This tender tomboy and rough-and-tumble lady come together to melt hearts and shake souls with undeniable chemistry and a truly unexpected heralding of wisdom. Mouths of Babes' sound is equal parts celebration and blues, folk and soul, salve and anthem — an invitation to love this life, to sing your sob story and end it with a smile. Their debut CD is Faith & Fumes. www.mouthsofbabesmusic.com
This Grammy Award winning artist has appeared at the White House three times and has toured extensively throughout the U.S. and Asia. Barbara grew up in Detroit, Michigan and launched her career in music while attending Michigan State University. Singer/songwriter friend, Michael Johnson, describes her style as "art songs". Her lyric-driven, often humorous, alternative folk music speaks to issues of tolerance and human rights, as well as personal relationships and funny circumstances.
Fri03Apr20157:00 pmGood Fridayevening vigilAll About Eve (Katie Geddes and Deb Wood with Dan Reynolds on guitar)and Michael Krieger present the story of Good Friday, told through the music of Indigo Girls,Natalie Merchant and Andrew Lloyd Webber, along with scripture and prayer.Friday, April 6. 7:00pm30 minute servicerepeats at 7:30pm and 8:00pmEnter at any time; stay as long as you like(worship service; no admission charge)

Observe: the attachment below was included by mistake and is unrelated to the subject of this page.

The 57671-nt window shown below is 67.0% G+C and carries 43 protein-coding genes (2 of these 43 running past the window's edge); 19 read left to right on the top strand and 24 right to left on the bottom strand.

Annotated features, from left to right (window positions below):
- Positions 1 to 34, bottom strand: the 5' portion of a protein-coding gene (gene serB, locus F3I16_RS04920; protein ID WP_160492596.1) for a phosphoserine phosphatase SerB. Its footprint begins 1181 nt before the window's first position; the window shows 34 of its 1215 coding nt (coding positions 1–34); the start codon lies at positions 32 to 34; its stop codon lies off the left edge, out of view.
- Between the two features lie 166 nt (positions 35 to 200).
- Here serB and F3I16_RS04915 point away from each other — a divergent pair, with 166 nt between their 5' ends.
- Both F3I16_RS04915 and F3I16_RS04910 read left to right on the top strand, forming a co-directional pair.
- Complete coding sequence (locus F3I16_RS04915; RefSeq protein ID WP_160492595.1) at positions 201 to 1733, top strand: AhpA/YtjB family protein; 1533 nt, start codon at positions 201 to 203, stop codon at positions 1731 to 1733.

Don Campbell is a contemporary/country crossover and folk-rock singer/songwriter whose clear and well-delivered presentation of music supports the story in the song and welcomes the audience on board for the ride. Often compared to the sounds of Dan Fogelberg, Vince Gill, and Chris Isaak, Don and his ensembles are based out of New England. Singer-songwriter and multi-instrumentalist Dan Fogelberg was a multi-platinum selling artist, with hits such as "Leader of the Band", "Longer", "Same Old Lang Syne," and a large and diverse catalog of over 20 albums. He passed away in 2007 after a three year battle with cancer. Fogelberg remains a huge influence and musical hero of Don's. In 2012, Don released a double CD, Kites To Fly: Celebrating the Music of Dan Fogelberg, and in 2013 began presenting live performances of this music around his own busy schedule of Don Campbell shows.